David F. Sandberg’s feature directorial debut, Lights Out is a horror gem. The film is based on the 2013 short film of the same name that was also directed by Sandberg. Along with The Shallows, Lights Out may very well be another summer sleeper hit. The film examines our fears of the dark, particularly when the lights are switched off with a combination of mental illness and hysteria. Perhaps what causes those fears are the fears of the unknown and what we cannot see. Our minds make us think that there might be something (usually bad, negative or evil) lurking around us. Most of the time we think to ourselves and reassure ourselves that if we feel or see something, it’s only our imagination. On the other hand, could these be instances where perhaps we do see something malevolent?
The plot of Lights Out is fairly simple. Members of a dysfunctional family see a strange weirdly shaped female silhouette when the lights are turned off.
Often times, the female’s silhouette is seen, other times scratching on the floor is heard. The members of the family include the mother, Sophie, played by Maria Bello. Sophie suffers from a mental illness, possibly depression. Then there is the son and brother, Martin, played by Gabriel Bateman. Martin, who was living with his mother, decided to live with his sister Rebecca instead, after many sleepless nights and encounters with the female entity. Lastly, we have Rebecca, played by Teresa Palmer, who is somewhat estranged from her mother and has also had encounters with the female entity as can be seen by some scratches on one of her arms and during a flashback scene. Rebecca’s semi-boyfriend, Bret, played by Alexander DiPersia, who is loyal but somewhat of a dork follows along and attempts to help both Rebecca and Martin determine who the entity is, how to get rid of the female entity and how the entity is connected to Sophie. Throughout the film, it is known that Sophie has and can communicate with the female entity as if she’s some kind of imaginary friend. Later on in the film, we find out that Sophie and the female entity had spent time together while institutionalized in a mental hospital. What is frightening, but also clever is that the horror cliche of the imaginary friend has been broken. This time, the mentally ill mother has an imaginary friend as opposed to the vulnerable little boy. Knowing that the mother has a mental illness, a question arises. That question is, is the mother imagining the female entity, which we later find out is named Diana, as a result for her mental illness or is Diana in fact real? “Real” as in a spirit, ghost or other demonic force that can be seen and felt by others, not only in Sophie’s mind?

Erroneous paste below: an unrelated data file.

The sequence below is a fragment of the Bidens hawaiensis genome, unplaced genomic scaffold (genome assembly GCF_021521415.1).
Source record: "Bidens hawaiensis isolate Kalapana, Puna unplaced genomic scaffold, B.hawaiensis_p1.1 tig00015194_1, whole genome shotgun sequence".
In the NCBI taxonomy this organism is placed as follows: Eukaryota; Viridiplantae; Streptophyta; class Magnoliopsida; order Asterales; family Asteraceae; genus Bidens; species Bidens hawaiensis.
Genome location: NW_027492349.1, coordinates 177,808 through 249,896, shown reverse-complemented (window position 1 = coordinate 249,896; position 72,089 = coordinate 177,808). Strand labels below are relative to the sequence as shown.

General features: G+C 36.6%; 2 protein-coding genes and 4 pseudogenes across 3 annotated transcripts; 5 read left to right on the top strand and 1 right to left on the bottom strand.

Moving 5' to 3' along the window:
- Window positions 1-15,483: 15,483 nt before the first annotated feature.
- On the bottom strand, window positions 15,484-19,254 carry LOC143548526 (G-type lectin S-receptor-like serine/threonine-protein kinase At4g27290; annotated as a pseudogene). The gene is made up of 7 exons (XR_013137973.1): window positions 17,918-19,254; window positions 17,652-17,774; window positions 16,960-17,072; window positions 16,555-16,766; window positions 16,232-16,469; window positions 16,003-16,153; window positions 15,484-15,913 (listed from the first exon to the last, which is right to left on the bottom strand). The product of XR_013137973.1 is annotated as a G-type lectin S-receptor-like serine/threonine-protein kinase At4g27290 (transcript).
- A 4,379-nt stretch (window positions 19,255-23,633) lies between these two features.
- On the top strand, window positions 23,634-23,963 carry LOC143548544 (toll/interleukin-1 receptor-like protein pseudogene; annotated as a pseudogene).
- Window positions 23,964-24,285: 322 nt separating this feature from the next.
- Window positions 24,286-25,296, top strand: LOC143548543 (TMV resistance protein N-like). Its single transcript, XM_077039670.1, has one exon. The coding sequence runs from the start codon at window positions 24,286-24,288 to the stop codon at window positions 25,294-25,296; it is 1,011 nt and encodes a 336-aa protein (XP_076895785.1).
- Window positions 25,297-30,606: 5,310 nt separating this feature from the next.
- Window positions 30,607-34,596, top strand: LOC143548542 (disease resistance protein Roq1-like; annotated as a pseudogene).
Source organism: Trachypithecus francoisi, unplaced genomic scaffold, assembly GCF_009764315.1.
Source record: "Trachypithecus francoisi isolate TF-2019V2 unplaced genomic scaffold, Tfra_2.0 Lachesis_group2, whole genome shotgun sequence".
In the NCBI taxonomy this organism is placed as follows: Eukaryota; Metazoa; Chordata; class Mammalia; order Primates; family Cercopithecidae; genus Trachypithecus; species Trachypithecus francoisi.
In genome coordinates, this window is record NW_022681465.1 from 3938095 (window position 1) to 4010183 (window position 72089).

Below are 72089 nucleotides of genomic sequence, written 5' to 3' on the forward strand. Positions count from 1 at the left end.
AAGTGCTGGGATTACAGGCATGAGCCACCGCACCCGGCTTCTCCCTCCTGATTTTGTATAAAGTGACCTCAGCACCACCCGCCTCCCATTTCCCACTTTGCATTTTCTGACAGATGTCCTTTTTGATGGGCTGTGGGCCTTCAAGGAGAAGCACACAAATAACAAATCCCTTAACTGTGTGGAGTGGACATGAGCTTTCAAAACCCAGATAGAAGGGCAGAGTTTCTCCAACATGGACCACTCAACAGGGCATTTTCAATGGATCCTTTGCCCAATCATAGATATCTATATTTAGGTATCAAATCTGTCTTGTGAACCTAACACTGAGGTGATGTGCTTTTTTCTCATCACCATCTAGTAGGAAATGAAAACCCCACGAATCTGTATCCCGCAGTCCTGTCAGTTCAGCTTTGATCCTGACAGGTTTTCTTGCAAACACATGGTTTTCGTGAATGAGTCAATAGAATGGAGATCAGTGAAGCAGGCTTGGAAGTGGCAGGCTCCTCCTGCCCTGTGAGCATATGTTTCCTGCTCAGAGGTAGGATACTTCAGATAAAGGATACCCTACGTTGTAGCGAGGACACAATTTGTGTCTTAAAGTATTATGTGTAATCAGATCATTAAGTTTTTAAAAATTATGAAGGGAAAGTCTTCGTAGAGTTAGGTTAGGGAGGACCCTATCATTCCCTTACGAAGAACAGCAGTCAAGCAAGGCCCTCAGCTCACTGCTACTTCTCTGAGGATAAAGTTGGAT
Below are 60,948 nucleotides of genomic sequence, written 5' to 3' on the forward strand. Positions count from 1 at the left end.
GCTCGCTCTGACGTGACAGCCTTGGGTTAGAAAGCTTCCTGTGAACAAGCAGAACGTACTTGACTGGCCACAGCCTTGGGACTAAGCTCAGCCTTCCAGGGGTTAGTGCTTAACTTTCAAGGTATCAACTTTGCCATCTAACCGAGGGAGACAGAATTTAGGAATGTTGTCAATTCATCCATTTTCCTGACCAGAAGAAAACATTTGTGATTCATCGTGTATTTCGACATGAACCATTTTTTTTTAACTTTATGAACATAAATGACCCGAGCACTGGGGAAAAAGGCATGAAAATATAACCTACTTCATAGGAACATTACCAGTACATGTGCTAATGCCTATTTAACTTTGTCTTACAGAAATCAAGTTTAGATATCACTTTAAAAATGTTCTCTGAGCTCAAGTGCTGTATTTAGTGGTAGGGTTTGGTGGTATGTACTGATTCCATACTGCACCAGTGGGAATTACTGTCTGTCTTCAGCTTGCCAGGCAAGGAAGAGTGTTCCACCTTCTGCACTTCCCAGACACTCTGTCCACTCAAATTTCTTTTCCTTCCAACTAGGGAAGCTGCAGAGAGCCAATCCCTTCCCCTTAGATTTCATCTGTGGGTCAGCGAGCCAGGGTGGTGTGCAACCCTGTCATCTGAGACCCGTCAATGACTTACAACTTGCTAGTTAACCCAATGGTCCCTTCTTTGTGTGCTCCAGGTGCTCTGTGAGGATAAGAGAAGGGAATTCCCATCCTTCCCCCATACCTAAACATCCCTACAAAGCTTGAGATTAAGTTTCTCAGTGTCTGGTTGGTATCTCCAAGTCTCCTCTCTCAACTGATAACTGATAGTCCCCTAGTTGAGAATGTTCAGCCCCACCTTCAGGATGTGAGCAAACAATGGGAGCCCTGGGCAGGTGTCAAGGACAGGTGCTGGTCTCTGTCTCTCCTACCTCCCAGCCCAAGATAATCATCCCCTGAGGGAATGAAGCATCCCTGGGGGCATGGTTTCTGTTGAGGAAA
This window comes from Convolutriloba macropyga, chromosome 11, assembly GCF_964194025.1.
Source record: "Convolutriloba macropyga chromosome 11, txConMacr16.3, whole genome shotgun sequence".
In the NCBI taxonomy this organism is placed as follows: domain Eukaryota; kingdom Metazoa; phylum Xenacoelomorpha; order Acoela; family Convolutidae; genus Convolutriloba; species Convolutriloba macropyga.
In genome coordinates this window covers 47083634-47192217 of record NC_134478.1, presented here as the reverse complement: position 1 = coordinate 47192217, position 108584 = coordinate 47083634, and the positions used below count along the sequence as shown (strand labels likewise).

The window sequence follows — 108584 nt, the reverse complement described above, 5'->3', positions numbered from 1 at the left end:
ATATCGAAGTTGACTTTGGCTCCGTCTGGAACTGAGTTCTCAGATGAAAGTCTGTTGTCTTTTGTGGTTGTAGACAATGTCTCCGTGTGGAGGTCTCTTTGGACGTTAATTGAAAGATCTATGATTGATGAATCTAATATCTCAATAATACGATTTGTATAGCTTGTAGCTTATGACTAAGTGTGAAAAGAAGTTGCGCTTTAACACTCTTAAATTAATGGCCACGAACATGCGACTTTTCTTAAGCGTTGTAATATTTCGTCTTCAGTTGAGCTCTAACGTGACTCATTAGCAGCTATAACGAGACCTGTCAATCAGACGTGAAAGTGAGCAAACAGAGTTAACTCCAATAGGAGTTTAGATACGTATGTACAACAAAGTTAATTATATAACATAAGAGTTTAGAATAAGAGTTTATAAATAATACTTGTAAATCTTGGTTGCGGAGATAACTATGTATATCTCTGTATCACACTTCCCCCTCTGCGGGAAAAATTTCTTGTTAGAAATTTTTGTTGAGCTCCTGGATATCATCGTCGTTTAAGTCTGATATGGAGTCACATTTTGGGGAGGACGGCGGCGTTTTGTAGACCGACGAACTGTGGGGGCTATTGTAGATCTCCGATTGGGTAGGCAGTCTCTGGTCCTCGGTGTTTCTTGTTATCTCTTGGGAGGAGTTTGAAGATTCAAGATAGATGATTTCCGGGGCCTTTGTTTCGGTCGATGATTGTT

Lights Out doesn’t necessarily offer anything new or original, but the way Sandberg and the writer of the film, Eric Heisserer handle and execute the horror conventions makes the film very well made. Being a lower budget horror film with a $5 million budget, the film delivers the horror conventions in a minimalist but very effective manner. Sandberg and Heisserer don’t over do it. They throw the scares and jumps only when they need to and leave the rest to the imagination and interpretation of the audience, which is what every great horror film should do. There are a few moments when the film tends to get a bit campy, but it’s all in good taste. Everything in this film is superb. From the technical side of the filmmaking process to the conceptual creative process. The execution of the writing, directing and acting are all excellent.
Besides being a horror film showcasing a demonic female entity whenever the lights are turned off, the film is also a brilliant examination of the family dynamics with their distinct problems, the main problem being mental illness. On a filmmaking level, Lights Out shows how a great horror concept can be done on a low budget minimalist scare without having to go over the top and with loads of exaggeration. See the film for a genuinely good scare of things that go bump in the night but also for the perils of mental illness and disturbances.